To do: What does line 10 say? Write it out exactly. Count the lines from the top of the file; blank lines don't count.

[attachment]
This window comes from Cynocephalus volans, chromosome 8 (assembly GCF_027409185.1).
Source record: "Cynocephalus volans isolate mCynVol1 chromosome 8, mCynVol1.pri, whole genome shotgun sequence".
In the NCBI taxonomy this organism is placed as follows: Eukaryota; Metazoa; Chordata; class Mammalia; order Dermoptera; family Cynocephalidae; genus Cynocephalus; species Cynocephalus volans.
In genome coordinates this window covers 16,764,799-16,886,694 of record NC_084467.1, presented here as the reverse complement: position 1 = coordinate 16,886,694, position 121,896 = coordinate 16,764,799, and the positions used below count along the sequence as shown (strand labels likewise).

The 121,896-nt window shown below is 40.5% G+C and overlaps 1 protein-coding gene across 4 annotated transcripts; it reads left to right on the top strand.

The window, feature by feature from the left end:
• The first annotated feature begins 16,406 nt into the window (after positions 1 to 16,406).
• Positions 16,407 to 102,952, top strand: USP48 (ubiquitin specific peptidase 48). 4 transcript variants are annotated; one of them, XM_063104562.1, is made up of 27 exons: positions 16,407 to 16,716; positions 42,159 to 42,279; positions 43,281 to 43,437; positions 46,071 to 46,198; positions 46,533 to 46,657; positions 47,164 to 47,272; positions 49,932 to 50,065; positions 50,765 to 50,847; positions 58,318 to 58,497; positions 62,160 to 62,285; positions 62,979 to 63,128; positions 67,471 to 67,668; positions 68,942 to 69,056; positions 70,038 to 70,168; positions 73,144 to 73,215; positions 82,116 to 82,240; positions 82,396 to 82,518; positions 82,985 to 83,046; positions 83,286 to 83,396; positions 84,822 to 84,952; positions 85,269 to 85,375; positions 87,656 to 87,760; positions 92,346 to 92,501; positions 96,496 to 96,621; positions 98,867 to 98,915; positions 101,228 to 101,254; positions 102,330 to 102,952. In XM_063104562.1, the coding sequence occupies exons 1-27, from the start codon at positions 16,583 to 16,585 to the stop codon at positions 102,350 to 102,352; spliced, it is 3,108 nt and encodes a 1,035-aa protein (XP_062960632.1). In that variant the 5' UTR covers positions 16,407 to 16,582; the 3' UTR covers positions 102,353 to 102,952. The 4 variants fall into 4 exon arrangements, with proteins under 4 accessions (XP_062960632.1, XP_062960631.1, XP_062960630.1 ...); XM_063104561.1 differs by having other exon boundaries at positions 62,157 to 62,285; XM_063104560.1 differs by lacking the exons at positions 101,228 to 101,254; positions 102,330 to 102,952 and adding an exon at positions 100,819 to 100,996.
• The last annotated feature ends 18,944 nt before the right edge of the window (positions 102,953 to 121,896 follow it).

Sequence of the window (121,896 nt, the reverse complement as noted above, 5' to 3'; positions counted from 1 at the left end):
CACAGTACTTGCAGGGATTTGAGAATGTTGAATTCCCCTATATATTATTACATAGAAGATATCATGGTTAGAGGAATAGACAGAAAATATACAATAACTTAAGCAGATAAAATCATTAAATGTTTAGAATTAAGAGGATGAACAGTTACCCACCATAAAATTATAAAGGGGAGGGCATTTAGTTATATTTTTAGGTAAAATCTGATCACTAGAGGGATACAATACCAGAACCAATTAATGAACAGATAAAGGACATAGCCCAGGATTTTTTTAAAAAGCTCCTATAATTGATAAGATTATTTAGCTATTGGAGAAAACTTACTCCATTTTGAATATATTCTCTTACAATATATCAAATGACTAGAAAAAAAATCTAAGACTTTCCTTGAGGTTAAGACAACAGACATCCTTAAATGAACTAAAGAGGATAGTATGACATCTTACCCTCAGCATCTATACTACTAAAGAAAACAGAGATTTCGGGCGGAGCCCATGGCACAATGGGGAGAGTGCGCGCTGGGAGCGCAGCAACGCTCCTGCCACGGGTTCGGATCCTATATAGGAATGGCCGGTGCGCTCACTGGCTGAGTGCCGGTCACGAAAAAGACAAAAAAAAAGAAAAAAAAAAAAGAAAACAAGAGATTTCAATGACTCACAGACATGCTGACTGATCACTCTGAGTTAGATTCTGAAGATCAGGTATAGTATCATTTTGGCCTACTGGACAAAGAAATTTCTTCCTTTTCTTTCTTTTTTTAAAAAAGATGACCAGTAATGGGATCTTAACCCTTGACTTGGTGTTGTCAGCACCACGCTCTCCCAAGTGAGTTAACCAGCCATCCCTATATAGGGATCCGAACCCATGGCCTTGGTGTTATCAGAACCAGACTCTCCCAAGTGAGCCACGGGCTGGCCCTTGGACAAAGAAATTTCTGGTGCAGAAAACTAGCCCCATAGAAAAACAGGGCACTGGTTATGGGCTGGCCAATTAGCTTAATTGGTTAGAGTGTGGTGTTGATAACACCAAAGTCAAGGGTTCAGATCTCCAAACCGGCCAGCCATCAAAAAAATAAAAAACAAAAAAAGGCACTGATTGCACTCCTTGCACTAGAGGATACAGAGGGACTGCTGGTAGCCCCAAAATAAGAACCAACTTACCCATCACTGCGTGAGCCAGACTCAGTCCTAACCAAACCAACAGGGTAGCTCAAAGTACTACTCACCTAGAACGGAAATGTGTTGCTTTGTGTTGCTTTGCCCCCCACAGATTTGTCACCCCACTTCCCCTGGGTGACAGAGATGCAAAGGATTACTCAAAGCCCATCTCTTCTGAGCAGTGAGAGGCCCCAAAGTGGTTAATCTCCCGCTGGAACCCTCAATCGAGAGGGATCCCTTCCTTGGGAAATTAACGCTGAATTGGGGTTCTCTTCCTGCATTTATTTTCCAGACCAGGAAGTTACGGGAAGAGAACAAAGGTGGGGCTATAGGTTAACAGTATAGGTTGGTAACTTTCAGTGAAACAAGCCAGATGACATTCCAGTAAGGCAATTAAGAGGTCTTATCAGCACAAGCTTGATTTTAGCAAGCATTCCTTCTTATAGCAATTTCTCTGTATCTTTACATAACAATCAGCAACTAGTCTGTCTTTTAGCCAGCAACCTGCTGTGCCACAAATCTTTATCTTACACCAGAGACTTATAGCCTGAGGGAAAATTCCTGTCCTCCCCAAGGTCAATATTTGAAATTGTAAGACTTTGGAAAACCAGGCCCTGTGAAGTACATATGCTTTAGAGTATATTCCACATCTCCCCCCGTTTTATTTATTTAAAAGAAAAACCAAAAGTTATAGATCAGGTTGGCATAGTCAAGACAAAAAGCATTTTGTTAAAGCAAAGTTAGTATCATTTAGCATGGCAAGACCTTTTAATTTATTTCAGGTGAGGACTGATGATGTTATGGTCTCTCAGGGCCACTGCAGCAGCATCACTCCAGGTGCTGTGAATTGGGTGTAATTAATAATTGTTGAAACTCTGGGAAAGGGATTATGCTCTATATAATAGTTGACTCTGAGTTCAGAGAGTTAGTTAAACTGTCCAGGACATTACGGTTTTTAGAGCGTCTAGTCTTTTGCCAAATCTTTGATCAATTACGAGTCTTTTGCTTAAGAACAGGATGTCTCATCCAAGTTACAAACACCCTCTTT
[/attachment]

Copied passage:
Sequence of the window (121,896 nt, the reverse complement as noted above, 5' to 3'; positions counted from 1 at the left end):